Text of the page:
How did the pro-choice movement grow from a couple thousand to tens of thousands, and how did it inspire such open resistance to some of the most restrictive abortion laws in Europe?
The answer: the Coalition to Repeal the Eighth Amendment generated and leveraged social capital to harness passive rejection of prescribed politics and transform it into active resistance. That is, in a predominantly disaffected youthculture, the Repeal campaign created space for young people to access socio-political ideas and express their support in a way that generated social capital. Specifically, the Coalition’s capacity to mobilize young people in unprecedented numbers relied on three elements.
First, the REPEAL jumper addressed the need for young people to vocalize their beliefs without the constraints of traditional politics and processes.
According to Anna Cosgrave, the creator of the jumpers, her purpose was to enable:
“… people that otherwise felt nervous about the political and academic rhetoric around reproductive rights to be able to wear a jumper and be like I care without having any of the linguistics or technical terms.”
For people of all ages and backgrounds – especially youth – the REPEAL jumper provides access to a growing socio-political discussion. Its first impression is stark. Its black and white contrast conveys severity, simplicity, and power. In an organized demonstration, the jumper becomes a uniform of resistance; in everyday life, one of solidarity. The jumper displays a public statement about a shunned issue, creating new political practices in place of traditionally accepted ones. The REPEAL jumpers attract so many people, perhaps, due to their function an emblem of resistance that allows wearers to determine their own meaning by interpreting the message of REPEAL: resistance to tradition, resistance to a Catholic state, resistance to male-dominated politics. The flexibility allows each person to share deeply personal meanings with others, and thus creates a community for building social capital. Also significant, the quote that accompanies the Repeal campaign’s Instagram photo underscores the importance of accessibility in social movements. The woman in the photo describes the way to “reclaim our bodies from the State.” Here, the notion of REPEAL has transcended simple popularity and become a way for young people to engage highly intellectual ideas about the role of government in people’s lives.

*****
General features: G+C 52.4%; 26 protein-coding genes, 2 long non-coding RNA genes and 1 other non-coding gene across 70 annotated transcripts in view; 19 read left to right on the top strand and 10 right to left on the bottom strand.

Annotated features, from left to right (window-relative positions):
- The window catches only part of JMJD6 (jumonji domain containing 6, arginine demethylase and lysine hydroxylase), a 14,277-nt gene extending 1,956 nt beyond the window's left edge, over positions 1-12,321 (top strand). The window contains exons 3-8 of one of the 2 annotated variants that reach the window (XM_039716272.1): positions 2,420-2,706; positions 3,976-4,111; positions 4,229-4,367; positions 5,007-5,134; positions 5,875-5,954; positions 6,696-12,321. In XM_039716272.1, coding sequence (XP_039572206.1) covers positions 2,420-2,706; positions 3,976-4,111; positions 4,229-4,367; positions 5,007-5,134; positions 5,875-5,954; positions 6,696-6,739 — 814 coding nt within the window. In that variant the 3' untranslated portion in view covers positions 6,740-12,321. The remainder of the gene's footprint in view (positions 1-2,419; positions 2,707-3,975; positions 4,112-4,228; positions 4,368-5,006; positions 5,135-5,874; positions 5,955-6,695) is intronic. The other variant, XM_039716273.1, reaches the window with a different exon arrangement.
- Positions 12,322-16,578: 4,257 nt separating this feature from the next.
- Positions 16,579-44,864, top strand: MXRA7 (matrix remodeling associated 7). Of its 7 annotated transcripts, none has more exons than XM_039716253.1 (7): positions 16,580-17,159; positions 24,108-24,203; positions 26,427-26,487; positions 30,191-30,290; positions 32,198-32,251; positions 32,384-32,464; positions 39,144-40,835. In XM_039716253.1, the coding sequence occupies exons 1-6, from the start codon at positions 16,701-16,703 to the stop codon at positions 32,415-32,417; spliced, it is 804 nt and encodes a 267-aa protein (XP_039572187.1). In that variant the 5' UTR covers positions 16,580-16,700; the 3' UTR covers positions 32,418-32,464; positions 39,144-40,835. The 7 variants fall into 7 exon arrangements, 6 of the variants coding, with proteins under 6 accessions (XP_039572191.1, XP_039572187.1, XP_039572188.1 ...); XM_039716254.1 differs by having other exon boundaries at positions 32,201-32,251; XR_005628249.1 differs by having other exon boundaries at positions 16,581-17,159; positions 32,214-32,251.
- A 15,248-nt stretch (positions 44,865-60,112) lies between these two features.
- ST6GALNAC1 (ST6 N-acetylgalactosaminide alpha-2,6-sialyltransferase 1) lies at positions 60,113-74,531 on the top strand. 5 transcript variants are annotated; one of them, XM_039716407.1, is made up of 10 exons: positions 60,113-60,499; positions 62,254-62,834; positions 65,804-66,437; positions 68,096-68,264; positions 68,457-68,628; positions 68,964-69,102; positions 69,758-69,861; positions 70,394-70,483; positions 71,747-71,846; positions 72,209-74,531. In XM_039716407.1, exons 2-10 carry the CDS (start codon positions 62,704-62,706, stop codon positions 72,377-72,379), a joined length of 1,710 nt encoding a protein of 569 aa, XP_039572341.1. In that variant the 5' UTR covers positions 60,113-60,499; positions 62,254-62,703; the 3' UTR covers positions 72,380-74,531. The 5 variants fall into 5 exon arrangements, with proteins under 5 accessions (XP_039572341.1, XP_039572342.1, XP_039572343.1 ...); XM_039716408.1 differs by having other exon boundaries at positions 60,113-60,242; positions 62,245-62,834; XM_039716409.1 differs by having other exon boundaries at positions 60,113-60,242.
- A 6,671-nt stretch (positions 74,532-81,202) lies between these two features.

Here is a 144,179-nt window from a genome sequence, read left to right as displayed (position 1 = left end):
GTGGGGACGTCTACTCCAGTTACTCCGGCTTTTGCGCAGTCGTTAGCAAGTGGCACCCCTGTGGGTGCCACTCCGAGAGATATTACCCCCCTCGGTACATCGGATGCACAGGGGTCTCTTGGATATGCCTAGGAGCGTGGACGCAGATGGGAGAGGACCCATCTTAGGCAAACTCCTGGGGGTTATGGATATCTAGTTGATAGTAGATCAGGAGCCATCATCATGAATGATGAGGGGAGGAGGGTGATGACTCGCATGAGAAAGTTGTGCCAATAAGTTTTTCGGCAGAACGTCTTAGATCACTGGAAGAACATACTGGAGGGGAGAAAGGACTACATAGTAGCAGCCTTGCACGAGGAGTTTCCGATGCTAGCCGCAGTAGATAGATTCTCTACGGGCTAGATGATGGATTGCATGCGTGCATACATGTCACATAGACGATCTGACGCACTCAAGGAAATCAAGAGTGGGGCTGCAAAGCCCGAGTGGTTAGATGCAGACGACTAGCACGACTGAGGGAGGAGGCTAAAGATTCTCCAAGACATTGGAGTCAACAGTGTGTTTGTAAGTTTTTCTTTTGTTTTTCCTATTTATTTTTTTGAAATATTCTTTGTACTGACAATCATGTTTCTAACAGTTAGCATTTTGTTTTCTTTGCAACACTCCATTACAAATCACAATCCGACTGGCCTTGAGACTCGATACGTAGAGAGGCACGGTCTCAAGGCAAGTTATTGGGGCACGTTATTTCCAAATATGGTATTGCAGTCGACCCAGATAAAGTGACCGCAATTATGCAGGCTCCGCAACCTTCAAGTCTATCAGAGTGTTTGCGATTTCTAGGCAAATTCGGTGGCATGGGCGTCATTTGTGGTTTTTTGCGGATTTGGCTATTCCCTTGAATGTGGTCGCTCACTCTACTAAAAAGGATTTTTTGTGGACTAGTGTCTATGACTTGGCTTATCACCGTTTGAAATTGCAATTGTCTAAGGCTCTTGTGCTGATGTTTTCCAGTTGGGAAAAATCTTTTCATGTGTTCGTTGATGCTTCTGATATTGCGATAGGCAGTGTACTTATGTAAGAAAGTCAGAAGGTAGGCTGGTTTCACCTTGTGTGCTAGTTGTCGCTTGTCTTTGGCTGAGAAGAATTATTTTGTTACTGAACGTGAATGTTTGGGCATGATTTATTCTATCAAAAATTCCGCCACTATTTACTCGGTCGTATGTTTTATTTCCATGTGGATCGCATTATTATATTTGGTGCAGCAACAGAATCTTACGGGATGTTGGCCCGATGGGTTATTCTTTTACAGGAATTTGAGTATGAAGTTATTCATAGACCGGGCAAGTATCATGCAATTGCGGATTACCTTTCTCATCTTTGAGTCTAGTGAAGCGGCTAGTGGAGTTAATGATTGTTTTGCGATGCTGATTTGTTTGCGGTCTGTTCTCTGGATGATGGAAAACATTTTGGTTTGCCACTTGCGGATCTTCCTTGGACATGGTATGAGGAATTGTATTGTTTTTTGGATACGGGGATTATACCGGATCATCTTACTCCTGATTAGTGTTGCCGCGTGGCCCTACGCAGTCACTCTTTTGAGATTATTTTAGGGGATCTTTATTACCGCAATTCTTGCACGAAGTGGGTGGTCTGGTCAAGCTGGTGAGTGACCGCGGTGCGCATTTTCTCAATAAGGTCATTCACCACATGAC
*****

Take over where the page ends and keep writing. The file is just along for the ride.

The evidence the jumpers’ popularity speaks for itself: On their first day in stores, they sold out within an hour. The online shop has stocked and restocked, but remains sold out for the foreseeable future. From an economic perspective, the low-level infrastructure of Cosgrave’s microfinance project unintentionally produced an unmet demand that bolstered the social capital of those lucky enough to possess one of the coveted jumpers.
The second element of the Repeal coalition’s ethos emerged in chants used at protests that reiterate a rejection of traditional politics. The first:
Not the Church, not the State
Women must decide their fates
This chant, like the jumper, calls into question the role of institutions in women’s lives. It emphasizes collective independence from both the Church and State, breaking from longstanding traditional politics, and instead presents a new framework for considering women’s issues.
Where’s the referendum?
At protests, this chant is performed in a taunting manner. The speakers refer to then-Prime Minister, Enda Kenny by his first name, thereby denying him respect and formality. This language places the protesters and the nation’s Prime Minister on equal footing. Together, the structure and performance of these chants display the protesters’ resistance to traditional politics.
The third element of the Repeal coalition’s success in generating social capital rests in its official and unofficial social media presence. The official social media pages of just a few members of the Coalition to Repeal the Eighth have over 65,000 followers between Facebook, Instagram, and Twitter, plus avid supporters at entertainment news websites like her.ie, which boasts 175,000 followers on various social media platforms. Thousands of young people use social media as a platform for expressing solidarity and continued support: #repealthe8th was among the top trending hashtags in Ireland in 2016 and spiked at over 36,000 tweets in a single day during 2016’s March for Choice rally. The online community created by the Repeal coalition produces and reproduces social capital as online momentum grows.